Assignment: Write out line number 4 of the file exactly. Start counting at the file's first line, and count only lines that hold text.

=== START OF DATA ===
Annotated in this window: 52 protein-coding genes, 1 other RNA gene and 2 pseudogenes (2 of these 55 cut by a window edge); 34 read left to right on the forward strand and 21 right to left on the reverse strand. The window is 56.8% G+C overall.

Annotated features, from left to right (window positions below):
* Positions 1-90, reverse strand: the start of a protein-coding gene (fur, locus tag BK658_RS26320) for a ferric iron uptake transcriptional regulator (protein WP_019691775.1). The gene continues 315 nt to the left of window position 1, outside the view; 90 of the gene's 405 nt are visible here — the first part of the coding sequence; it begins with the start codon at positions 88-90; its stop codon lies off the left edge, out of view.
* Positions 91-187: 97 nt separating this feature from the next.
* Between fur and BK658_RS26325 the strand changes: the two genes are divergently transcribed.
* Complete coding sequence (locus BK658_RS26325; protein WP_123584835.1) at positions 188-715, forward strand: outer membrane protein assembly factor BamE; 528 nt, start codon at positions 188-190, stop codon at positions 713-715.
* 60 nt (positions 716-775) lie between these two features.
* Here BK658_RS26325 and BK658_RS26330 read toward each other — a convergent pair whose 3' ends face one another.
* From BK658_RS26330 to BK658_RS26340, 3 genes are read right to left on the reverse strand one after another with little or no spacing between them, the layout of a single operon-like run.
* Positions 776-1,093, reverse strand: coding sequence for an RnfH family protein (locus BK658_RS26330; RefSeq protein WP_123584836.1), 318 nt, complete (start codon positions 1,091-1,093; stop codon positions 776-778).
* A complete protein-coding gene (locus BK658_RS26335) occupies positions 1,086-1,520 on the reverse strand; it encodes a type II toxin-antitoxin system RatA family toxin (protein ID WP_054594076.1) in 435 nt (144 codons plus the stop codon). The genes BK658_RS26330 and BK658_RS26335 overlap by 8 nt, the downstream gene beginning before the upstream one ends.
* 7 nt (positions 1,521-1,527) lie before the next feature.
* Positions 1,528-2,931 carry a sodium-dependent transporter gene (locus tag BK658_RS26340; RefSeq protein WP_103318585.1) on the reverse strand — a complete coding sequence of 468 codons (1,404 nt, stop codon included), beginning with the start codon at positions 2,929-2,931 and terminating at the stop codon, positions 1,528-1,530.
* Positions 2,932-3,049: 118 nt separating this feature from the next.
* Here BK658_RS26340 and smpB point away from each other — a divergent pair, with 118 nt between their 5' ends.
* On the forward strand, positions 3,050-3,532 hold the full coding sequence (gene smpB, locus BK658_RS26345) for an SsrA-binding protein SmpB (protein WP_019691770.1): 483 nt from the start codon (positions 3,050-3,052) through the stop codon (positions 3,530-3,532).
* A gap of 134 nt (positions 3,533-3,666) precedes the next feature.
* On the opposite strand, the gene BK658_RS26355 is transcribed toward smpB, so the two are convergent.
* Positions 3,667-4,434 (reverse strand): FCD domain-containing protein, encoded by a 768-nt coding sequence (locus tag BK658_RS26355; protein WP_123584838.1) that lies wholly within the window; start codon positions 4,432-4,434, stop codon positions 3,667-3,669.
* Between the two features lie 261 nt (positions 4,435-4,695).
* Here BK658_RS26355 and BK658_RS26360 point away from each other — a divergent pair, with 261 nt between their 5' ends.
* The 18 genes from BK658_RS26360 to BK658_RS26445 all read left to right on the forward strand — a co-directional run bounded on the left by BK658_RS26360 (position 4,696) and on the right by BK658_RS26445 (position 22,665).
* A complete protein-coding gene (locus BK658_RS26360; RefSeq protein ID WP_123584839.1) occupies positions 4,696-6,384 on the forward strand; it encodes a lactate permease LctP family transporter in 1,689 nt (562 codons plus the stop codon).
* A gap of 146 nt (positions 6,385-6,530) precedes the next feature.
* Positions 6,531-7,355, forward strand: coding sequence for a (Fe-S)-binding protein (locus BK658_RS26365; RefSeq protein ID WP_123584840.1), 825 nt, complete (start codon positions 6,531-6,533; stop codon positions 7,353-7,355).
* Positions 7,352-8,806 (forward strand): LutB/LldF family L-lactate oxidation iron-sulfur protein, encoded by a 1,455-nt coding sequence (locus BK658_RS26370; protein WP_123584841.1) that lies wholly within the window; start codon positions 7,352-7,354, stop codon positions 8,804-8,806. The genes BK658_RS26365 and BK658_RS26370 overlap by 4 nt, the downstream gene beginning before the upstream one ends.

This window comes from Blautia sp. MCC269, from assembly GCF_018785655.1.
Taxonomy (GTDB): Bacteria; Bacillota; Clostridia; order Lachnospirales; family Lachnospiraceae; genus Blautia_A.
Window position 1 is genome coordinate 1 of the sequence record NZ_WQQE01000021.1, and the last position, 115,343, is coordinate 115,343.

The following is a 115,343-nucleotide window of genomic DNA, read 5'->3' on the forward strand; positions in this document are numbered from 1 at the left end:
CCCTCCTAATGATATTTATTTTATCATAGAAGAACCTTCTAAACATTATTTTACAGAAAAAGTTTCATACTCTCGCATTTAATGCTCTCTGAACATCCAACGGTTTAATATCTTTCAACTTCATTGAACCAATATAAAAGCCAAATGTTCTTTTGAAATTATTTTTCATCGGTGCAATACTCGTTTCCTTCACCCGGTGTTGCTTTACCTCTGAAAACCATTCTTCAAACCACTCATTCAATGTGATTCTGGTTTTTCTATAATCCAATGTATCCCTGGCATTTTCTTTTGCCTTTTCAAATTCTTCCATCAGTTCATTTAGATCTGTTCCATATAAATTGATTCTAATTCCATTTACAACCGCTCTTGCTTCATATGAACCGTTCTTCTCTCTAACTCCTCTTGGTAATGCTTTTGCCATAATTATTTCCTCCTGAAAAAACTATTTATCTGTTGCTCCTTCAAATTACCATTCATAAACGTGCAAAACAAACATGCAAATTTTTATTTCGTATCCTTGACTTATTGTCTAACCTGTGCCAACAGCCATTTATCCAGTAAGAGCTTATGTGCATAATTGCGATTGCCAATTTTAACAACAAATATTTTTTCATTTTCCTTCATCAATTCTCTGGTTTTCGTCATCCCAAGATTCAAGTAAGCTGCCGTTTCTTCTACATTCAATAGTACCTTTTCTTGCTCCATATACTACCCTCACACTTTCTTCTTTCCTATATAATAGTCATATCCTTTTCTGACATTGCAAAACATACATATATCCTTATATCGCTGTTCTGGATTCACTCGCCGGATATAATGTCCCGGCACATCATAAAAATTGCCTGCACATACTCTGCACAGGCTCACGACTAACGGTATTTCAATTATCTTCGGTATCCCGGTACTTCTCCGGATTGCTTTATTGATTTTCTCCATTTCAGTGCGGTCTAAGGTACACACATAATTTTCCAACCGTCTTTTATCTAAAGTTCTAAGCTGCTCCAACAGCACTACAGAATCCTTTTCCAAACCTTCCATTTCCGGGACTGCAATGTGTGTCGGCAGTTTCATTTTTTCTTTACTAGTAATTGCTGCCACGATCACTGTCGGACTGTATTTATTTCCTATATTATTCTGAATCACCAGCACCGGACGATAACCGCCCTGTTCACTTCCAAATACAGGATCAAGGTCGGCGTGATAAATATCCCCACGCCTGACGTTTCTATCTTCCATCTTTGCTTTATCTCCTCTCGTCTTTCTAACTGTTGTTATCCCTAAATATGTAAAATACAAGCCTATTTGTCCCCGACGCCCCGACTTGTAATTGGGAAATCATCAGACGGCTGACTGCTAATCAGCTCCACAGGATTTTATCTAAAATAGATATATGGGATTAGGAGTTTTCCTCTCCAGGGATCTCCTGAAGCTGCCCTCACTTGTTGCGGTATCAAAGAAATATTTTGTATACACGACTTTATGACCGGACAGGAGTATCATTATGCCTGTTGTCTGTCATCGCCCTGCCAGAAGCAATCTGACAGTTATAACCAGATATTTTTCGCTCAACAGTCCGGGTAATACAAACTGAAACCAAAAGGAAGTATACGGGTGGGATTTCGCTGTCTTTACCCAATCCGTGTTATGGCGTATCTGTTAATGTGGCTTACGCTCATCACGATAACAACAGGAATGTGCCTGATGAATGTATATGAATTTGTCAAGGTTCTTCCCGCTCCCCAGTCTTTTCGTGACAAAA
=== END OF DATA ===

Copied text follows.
* Positions 91-187: 97 nt separating this feature from the next.